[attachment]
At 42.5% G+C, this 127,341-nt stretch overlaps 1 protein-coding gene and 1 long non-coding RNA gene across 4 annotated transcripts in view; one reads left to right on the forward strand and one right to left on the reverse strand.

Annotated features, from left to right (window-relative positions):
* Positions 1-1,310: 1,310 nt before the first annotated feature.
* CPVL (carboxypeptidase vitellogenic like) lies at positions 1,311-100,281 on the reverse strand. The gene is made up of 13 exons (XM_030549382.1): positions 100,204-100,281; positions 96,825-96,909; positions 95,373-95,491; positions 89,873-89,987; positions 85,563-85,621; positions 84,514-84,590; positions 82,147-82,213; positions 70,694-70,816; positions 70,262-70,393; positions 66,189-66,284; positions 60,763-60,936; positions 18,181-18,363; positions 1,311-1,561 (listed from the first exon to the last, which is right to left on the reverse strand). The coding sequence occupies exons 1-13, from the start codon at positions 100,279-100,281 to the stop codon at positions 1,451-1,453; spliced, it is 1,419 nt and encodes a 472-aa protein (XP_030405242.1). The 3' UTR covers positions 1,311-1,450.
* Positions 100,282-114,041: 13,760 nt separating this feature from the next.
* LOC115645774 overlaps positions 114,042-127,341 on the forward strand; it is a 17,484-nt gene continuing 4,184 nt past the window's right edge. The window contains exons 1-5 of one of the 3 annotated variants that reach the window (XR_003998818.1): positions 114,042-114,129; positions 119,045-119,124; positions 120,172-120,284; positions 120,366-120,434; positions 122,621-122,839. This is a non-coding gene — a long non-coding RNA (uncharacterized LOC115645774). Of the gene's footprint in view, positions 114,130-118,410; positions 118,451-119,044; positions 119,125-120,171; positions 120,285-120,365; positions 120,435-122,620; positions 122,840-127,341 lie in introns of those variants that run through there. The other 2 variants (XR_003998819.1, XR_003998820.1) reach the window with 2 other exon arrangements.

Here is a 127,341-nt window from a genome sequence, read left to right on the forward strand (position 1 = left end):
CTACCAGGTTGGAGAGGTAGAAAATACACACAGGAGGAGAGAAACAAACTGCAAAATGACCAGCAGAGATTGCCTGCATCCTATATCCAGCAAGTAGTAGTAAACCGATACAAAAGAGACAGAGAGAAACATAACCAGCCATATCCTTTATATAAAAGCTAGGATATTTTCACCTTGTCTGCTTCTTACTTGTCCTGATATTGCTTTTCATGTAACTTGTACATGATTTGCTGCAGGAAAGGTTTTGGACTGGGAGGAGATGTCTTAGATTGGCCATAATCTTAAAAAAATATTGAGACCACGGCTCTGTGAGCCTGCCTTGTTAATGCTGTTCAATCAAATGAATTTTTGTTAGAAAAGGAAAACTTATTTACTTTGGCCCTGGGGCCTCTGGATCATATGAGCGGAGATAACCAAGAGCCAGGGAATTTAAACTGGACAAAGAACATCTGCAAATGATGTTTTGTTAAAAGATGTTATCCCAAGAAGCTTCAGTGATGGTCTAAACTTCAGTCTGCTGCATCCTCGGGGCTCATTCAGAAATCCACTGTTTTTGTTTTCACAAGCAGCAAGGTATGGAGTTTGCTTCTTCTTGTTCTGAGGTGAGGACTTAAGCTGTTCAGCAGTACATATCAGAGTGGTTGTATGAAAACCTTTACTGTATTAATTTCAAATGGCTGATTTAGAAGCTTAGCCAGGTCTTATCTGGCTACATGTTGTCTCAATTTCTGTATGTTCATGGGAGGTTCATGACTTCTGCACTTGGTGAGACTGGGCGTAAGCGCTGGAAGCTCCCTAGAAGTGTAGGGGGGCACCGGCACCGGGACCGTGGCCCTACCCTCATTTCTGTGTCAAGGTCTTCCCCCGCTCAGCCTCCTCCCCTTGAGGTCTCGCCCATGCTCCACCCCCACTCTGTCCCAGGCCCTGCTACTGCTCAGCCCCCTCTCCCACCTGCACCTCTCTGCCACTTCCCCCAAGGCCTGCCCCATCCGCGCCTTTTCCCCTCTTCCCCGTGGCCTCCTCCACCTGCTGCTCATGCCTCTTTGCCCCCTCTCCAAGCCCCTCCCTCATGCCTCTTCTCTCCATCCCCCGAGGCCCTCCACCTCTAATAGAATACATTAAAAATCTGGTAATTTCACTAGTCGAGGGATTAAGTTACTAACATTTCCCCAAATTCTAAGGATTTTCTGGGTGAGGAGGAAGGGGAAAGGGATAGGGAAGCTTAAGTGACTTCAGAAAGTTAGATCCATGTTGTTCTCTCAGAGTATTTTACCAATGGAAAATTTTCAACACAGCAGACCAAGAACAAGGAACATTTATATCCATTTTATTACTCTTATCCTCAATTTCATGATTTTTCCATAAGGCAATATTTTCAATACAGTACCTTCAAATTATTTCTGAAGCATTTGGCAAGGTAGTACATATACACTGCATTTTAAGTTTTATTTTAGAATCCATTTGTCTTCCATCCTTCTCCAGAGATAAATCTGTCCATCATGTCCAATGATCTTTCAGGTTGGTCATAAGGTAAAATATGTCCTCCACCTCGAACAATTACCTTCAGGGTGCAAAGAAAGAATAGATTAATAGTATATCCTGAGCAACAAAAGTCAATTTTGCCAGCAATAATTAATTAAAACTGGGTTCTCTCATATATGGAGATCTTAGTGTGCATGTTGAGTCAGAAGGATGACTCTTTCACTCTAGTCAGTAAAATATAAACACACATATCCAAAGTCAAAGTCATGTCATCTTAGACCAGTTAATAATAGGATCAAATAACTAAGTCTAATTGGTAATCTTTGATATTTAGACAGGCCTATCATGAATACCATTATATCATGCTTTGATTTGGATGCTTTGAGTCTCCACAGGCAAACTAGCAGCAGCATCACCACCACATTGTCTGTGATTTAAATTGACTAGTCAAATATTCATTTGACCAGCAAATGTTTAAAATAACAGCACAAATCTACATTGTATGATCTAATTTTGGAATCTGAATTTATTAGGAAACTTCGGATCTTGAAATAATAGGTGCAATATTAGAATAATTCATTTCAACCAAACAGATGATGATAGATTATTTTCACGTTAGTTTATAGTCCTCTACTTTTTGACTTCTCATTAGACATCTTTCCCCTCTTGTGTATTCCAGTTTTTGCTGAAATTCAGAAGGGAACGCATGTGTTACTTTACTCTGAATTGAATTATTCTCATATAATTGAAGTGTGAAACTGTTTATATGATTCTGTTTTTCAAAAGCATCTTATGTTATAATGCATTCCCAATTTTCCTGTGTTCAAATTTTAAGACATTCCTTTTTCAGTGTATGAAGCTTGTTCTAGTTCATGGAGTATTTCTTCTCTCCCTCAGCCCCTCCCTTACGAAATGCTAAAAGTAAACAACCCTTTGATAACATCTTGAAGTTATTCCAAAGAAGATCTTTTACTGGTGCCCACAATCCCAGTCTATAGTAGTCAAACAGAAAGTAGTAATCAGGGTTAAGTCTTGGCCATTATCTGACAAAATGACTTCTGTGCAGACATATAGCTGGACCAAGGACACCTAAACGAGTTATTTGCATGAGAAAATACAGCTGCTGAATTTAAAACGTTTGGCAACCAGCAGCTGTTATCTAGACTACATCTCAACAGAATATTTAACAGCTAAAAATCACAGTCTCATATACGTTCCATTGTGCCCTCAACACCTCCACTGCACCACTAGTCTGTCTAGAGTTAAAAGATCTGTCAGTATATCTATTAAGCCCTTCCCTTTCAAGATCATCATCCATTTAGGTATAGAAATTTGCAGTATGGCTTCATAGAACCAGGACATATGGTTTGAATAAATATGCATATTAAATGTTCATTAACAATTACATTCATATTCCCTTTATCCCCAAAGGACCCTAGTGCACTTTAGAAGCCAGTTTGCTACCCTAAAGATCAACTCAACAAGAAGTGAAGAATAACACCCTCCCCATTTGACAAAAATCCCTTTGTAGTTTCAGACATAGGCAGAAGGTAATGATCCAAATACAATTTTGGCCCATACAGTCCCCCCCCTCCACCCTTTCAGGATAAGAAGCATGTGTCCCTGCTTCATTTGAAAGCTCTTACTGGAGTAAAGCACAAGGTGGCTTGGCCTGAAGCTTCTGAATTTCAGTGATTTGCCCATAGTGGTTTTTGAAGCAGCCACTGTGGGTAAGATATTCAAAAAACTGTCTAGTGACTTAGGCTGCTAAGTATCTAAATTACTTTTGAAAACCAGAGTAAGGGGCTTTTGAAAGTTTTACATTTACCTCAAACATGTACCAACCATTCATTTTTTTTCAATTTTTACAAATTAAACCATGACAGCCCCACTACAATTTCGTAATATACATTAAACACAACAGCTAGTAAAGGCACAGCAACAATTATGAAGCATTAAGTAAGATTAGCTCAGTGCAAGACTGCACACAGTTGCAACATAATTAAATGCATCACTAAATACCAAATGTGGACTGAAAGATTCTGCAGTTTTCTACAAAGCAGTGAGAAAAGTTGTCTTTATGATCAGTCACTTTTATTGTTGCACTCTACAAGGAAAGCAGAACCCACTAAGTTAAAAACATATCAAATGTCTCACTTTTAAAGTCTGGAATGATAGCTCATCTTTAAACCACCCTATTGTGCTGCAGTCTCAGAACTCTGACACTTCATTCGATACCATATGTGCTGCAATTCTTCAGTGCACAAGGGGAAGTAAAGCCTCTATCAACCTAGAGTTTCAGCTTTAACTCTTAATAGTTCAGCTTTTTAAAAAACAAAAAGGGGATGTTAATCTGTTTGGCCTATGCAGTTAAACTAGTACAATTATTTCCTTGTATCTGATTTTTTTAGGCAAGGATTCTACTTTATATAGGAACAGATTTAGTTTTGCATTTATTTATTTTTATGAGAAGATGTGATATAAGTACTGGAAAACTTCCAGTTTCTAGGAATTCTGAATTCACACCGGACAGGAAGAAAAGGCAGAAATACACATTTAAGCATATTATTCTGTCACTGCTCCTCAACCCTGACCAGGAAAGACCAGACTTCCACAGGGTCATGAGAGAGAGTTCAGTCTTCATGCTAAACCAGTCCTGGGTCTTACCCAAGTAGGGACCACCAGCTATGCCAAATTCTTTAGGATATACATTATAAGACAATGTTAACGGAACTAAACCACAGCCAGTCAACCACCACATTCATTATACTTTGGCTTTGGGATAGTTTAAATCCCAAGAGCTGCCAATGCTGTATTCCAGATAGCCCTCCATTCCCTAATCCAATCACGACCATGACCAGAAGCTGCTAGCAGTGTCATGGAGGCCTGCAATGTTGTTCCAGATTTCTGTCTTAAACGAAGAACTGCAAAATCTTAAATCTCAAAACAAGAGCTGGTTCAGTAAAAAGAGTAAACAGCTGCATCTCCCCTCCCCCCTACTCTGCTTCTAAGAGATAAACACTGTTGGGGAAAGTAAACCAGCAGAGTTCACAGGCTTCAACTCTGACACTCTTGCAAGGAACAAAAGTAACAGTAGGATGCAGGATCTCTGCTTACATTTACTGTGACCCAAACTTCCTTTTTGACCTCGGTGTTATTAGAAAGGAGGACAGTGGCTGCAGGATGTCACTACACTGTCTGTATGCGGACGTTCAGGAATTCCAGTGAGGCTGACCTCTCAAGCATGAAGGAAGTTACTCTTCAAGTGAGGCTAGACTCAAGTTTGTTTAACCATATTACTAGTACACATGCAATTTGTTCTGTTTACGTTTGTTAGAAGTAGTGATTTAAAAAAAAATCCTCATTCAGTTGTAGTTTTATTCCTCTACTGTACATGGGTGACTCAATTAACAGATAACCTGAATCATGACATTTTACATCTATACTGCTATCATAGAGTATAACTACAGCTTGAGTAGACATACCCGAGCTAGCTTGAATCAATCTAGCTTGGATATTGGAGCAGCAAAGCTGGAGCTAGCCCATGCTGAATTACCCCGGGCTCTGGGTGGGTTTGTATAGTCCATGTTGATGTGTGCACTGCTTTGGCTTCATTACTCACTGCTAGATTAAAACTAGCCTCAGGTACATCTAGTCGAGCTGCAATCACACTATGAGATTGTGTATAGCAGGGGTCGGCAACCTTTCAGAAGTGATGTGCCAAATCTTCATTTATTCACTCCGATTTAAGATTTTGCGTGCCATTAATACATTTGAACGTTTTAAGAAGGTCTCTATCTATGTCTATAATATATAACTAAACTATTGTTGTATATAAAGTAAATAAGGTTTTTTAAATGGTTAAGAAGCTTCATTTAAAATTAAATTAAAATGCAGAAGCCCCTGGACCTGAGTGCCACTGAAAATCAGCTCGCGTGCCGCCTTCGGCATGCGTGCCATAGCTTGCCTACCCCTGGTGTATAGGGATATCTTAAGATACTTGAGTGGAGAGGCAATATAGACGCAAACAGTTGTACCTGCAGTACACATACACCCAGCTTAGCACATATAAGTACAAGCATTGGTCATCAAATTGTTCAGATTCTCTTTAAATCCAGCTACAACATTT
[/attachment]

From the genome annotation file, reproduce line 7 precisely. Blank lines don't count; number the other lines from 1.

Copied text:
Here is a 127,341-nt window from a genome sequence, read left to right on the forward strand (position 1 = left end):